In Depth

Prosecco is dead, long live Prosecco: the re-sophistication of Italy’s sparkling wine

Valdobbiadene, zona del Cartizze

Tucked between the formidable fingers of the Dolomites and the enduring opulence of Venice is an overlooked area of Italian countryside. Its steep verdant hills and serene cobble-stone towns won’t be found on any tourist maps – but you will find their handiwork on just about every menu in the UK. 

This is Prosecco country: the land that gave us all-you-can-sip sparkle. It’s easy to forget between the 6th and 7th bottomless brunch glass that someone, somewhere actually crafted this world-conquering wine. But craft it they do – carefully, consistently and often quickly – and what the UK sees is a mere price-prioritised glimpse of Prosecco’s true scope. 

Nearly all the Prosecco we drink in the UK is traditional Extra Dry Spumante (sparkling). It’s a drink, I hesitate to admit, that I’ve grown a little tired of – it’s a touch too sweet despite its name and usually imbibed in such quantities as to render it, or me, quite sickly. 

It never occurred to me that Prosecco, like all other wines, might have other options. Extra Dry Spumante only accounts for 63% of yearly Prosecco production. That leaves a large and very interesting chunk unaccounted for, which differs by sugar content, fizziness and fermentation. Most of these are sparkling varieties: there’s Brut, a drier less sweet version, which is slowly making gains in the international market, and small outliers Extra Brut and syrupy-sweet Dry that have yet to make waves outside of Italy.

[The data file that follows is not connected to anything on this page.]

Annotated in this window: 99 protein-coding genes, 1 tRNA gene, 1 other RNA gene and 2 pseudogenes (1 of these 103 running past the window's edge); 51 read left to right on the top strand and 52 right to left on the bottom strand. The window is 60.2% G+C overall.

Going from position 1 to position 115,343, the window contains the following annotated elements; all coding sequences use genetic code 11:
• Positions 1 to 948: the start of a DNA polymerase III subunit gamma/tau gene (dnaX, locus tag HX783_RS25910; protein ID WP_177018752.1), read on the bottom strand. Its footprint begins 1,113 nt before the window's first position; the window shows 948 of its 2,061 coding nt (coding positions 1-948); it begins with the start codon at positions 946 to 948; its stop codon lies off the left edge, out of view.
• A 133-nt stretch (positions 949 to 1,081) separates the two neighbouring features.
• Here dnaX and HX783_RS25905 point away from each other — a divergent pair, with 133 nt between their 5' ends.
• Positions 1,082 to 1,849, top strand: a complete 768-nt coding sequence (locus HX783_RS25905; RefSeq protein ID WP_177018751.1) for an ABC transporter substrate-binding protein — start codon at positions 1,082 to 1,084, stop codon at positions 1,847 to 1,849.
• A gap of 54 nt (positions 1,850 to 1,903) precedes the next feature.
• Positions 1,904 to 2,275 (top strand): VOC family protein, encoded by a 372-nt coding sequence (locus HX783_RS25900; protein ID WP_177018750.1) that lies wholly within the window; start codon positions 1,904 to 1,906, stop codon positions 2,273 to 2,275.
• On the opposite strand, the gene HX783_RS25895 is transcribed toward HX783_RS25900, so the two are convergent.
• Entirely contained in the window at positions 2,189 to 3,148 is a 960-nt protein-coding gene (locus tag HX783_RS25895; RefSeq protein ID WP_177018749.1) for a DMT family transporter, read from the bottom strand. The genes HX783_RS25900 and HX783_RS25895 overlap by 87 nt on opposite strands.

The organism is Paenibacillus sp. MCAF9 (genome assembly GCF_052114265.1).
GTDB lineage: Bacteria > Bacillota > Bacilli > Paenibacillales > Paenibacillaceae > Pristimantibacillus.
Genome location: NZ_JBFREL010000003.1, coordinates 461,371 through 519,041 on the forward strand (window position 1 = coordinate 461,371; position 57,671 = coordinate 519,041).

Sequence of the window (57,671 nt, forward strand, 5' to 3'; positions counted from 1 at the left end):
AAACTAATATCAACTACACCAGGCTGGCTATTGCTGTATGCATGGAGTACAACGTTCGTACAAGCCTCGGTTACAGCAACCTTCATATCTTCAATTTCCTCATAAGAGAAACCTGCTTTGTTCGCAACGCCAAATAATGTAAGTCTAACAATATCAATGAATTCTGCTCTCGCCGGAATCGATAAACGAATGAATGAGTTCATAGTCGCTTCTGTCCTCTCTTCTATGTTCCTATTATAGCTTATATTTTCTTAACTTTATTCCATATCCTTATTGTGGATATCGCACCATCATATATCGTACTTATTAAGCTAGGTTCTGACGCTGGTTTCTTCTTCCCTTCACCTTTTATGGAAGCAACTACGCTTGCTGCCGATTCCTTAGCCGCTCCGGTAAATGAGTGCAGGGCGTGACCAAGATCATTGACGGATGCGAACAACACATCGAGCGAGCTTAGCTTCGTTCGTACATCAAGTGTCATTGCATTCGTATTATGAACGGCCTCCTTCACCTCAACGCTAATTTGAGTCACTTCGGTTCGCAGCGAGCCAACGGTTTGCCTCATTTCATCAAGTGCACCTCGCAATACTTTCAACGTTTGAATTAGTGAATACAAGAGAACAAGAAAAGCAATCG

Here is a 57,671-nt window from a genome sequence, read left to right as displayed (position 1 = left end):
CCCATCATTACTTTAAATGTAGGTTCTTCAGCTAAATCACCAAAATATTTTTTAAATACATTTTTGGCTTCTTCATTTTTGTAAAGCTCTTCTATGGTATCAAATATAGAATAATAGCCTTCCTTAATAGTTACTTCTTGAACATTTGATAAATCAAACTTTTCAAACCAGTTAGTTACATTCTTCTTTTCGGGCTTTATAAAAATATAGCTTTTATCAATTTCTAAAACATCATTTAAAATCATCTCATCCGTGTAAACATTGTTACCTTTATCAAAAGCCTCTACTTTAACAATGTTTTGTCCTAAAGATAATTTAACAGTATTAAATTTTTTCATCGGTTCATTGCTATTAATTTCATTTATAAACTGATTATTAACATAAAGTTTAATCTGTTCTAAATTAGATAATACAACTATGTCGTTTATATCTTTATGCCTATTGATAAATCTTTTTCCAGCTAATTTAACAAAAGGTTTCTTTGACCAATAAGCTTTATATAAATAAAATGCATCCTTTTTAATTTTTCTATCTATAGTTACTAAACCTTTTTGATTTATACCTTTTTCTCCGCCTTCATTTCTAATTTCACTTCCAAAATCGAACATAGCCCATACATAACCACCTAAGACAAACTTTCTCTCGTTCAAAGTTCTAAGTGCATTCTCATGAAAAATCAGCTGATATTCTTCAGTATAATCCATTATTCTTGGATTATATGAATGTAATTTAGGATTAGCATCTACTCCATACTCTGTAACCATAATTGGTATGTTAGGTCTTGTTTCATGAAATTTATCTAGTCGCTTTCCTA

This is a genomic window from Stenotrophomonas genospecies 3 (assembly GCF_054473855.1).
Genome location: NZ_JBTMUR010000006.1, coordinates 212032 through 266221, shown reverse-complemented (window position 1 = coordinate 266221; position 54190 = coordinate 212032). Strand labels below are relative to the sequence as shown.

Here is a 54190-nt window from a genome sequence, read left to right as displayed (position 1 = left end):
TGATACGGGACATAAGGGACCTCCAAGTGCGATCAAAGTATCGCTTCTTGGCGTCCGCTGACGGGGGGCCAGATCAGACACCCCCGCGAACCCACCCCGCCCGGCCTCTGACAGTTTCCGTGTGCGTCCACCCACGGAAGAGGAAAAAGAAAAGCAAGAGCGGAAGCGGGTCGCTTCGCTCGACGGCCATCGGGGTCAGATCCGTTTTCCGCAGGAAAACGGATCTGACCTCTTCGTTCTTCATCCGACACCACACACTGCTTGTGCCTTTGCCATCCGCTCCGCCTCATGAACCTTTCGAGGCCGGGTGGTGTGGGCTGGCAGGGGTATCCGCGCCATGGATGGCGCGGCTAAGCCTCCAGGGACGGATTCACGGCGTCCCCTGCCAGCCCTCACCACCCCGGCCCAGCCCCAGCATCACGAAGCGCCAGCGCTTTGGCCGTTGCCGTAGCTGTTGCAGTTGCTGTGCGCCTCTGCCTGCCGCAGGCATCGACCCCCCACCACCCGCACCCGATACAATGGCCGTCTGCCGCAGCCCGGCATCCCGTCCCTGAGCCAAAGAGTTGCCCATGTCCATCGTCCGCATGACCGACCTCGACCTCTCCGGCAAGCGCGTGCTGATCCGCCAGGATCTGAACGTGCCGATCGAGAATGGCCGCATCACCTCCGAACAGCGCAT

While Spumante is undoubtedly the frontrunner, we overlook three minor players in the Prosecco game, much to our detriment. Frizzante, a gentler semi-sparkling, was actually the original version of Prosecco and accounts for 17.45% of production. It comes in two types depending on the fermentation process. In traditional Frizzante, the all-important second fermentation happens in tanks, but in the rare Rifermantato in Bottiglia version, the yeast is left in the wine and fermentation occurs inside the bottle. Finally, the least produced and most improbable Prosecco is called Tranquillo – it’s entirely still. 

You can find all of these along The Prosecco Route in Conegliano Valdobbiadene, where locals have been growing Glera grapes – those used in Prosecco – for centuries. The region has long been at the heart of Italian wine-making, but in 2009 it was given Italy’s new and highest classification of DOCG – a Denomination of Controlled and Guaranteed Origin.